China question: In the National Post, Tom Blackwell has an interesting story on a defeated Conservative candidate who wonders if proxies for the Chinese government influenced the election.

Bad idea: In Maclean’s, Jen Gerson has a well-argued and funny column telling Tory plotters to get a damned grip.

First, let’s talk about expectations. The Liberals called an early election on the back of promising polling numbers in the hopes of securing a majority government. They failed. Six weeks ago, if you told the Tory braintrust that the election would result in an outcome almost hilariously identical to the one it left behind, most would have been delighted.  Conservatives have a bad habit. They go into an election with reasonable expectations, enjoy some early momentum, and then let the excitement get to their heads. They reset those early expectations to something far less probable, and when the campaign produces exactly the results they predicted at the outset they declare the whole affair a disappointing failure.

 To the left: Your correspondent argues that O’Toole had no choice but to move his party to the left given that the country appears to be moving that way.

Another view: In the Western Standard, Michael Wagner argues that O’Toole betrayed true Conservatives with his Red Toryism.

The Red Tory strategy of moving the Conservative Party to the left didn’t work out as intended by its proponents. It is in much the same electoral position as it was before. Being more like the Liberals didn’t win many votes in Toronto. Abandoning conservative principles wasn’t the path to victory after all. All Canadians got was a Liberal government with a liberal opposition.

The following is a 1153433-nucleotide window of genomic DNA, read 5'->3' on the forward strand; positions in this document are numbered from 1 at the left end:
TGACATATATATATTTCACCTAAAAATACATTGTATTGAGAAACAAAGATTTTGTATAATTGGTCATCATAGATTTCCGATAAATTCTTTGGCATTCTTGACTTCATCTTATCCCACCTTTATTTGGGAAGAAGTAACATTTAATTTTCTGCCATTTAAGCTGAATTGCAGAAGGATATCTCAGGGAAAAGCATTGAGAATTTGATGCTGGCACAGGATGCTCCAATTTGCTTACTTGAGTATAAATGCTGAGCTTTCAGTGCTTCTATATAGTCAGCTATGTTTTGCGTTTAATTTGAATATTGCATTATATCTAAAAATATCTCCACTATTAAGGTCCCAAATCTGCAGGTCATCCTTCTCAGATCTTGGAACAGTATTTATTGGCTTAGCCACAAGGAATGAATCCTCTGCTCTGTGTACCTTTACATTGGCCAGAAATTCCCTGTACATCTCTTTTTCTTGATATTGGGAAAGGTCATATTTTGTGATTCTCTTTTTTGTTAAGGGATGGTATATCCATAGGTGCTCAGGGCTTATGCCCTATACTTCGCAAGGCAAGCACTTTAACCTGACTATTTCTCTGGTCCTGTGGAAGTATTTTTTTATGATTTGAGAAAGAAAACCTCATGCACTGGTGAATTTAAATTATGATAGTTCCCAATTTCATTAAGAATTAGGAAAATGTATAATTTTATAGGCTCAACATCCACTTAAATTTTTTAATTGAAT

Mostly white: The Conservative caucus is 95 per cent white, CBC reports.

Sad Max: Unsuccessful People’s Party party leader Maxime Bernier, angered by emails from journalists asking about his party’s links to racist, far-right supporters, lashed out on Wednesday by publishing contact info for journalists on Twitter and denouncing them. Bernier has often been linked to extremists.

Troubling: Writing for Global, David Moscrop has a thoughtful article about the rise of the PPC, “a rallying point for extremists who existed before it did, but who now have an organizational anchor and home.”

The essential question to ask about the PPC isn’t whether it cost the Conservatives votes and seats—yes and probably. The essential questions to ask about the PPC are what sort of behaviour the party is enabling, what sort of people is it organizing and coordinating, and what that means for the country’s political ecosystem and those who live in it. When angry, distrustful, disaffected, hateful people rally together, you can expect trouble. It’s therefore incumbent on us to assess the far-right movement, refuse to normalize it, track it closely, and work to neutralize it.

Still counting: Elections Canada is still tallying mail-in ballots, CP reports, but some results are being finalized. Ex-Green Jenica Atwin is in. Yves Perron bested Ruth Ellen BrosseauRandy Boissonnault’s opponent conceded. Other races will have to wait until today, likely.

Job well done: Steve Murphy, the iconic ATV anchor who grilled O’Toole effectively during the recent campaign, and many many other politicians over the years, is stepping aside after a great career.

— Stephen Maher